Mysticism

Mariam Webster's dictionary defines mysticism as a religious practice based on the belief that knowledge of spiritual truth can be gained by praying or thinking deeply. It is described as the belief that direct knowledge of God, spiritual truth, or ultimate reality can be attained through subjective experience (as intuition or insight).

Tragically, many evangelical Christians are experimenting with this approach to a closer walk with God and leaving themselves open to spiritual deception and possibly opening the door in their lives to demonic spiritual entities. The Bible was given to us by God with enough revelation by which we can discern what is a legitimate spiritual experience with God. We need to be careful with regard to desiring closer spiritual experiences that are not in agreement with what the Bible teaches.

Mysticism" is derived from the Greek μυω, meaning "I conceal",[web 2] and its derivative μυστικόςmystikos, meaning 'an initiate'. The verb μυώ has received a quite different meaning in the Greek language, where it is still in use. The primary meanings it has are "induct" and "initiate". Secondary meanings include "introduce", "make someone aware of something", "train", "familiarize", "give first experience of something".[web 3]

The related form of the verb μυέω (mueó or myéō) appears in the New Testament. As explained in Strong's Concordance, it properly means shutting the eyes and mouth to experience mystery. Its figurative meaning is to be initiated into the "mystery revelation". The meaning derives from the initiatory rites of the pagan mysteries.[web 4] Also appearing in the New Testament is the related noun μυστήριον (mustérion or mystḗrion), the root word of the English term "mystery". The term means "anything hidden", a mystery or secret, of which initiation is necessary. In the New Testament it reportedly takes the meaning of the counsels of God, once hidden but now revealed in the Gospel or some fact thereof, the Christian revelation generally, and/or particular truths or details of the Christian revelation. [web 5]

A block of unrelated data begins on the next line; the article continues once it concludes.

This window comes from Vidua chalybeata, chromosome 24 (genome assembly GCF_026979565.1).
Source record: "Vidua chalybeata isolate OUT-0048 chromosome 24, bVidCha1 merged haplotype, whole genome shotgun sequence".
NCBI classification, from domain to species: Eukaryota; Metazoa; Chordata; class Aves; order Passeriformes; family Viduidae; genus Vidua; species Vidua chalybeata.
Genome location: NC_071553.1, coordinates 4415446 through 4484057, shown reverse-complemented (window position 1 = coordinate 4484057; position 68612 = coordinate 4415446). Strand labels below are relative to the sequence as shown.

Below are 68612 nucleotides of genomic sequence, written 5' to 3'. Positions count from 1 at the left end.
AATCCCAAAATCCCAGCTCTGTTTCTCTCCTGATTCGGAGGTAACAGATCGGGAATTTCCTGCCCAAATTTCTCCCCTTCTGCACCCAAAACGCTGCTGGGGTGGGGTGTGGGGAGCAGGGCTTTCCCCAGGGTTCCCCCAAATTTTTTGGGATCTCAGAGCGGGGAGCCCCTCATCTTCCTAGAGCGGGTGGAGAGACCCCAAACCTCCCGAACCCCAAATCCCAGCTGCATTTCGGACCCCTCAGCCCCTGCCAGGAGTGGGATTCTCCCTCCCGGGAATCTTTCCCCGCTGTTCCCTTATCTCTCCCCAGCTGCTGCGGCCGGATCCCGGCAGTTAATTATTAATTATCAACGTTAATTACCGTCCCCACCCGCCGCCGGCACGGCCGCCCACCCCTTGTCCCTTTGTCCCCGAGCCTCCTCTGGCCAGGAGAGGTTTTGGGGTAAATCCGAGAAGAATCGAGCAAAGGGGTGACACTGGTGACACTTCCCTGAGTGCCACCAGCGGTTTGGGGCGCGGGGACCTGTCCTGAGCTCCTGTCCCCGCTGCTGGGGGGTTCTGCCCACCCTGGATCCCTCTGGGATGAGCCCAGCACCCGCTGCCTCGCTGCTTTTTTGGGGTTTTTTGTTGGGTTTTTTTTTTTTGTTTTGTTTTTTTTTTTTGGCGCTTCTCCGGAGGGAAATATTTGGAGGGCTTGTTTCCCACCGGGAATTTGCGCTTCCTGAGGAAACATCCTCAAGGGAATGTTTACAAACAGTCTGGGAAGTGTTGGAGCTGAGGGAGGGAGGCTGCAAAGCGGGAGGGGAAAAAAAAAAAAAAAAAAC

According to Thayer's Greek Lexicon, the term μυστήριον in classical Greek meant "a hidden thing", "secret". A particular meaning it took in Classical antiquity was a religious secret or religious secrets, confided only to the initiated and not to be communicated by them to ordinary mortals. In the Septuagint and the New Testament the meaning it took was that of a hidden purpose or counsel, a secret will. It is sometimes used for the hidden wills of humans, but is more often used for the hidden will of God. Elsewhere in the Bible it takes the meaning of the mystic or hidden sense of things. It is used for the secrets behind sayings, names, or behind images seen in visions and dreams. The Vulgate often translates the Greek term to the Latin sacramentum (sacrament). [web 5]

The related noun μύστης (mustis or mystis, singular) means the initiate, the person initiated to the mysteries. [web 5] According to Ana Jiménez San Cristobal in her study of Greco-Roman mysteries and Orphism, the singular form μύστης and the plural form μύσταιare used in ancient Greek texts to mean the person or persons initiated to religious mysteries. These followers of mystery religions belonged to a select group, where access was only gained through an initiation. She finds that the terms were associated with the term βάκχος (Bacchus), which was used for a special class of initiates of the Orphic mysteries. The terms are first found connected in the writings of Heraclitus. Such initiates are identified in texts with the persons who have been purified and have performed certain rites. A passage of the Cretans by Euripides seems to explain that the μύστης (initiate) who devotes himself to an ascetic life, renounces sexual activities, and avoids contact with the dead becomes known as βάκχος. Such initiates were believers in the god Dionysus Bacchus who took on the name of their god and sought an identification with their deity.[6] (Wikipedia)

Subpages (1): Agenda of Mysticism
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